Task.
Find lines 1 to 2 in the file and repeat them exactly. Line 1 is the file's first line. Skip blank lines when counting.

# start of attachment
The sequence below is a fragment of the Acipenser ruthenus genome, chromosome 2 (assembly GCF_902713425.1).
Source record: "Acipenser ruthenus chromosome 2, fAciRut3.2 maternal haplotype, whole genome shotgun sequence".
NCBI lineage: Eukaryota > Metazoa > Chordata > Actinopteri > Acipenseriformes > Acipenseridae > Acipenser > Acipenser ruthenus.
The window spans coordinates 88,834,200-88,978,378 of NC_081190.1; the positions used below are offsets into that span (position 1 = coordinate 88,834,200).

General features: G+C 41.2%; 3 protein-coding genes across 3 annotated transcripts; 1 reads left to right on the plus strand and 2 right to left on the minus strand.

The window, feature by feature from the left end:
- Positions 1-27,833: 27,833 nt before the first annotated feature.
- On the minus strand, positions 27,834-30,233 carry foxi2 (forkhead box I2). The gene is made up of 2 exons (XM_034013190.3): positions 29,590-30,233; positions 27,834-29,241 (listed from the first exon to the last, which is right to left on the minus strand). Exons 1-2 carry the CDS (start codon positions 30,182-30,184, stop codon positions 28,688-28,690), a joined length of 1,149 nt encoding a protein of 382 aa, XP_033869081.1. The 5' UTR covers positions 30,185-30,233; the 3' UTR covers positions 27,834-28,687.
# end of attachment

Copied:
The sequence below is a fragment of the Acipenser ruthenus genome, chromosome 2 (assembly GCF_902713425.1).
Source record: "Acipenser ruthenus chromosome 2, fAciRut3.2 maternal haplotype, whole genome shotgun sequence".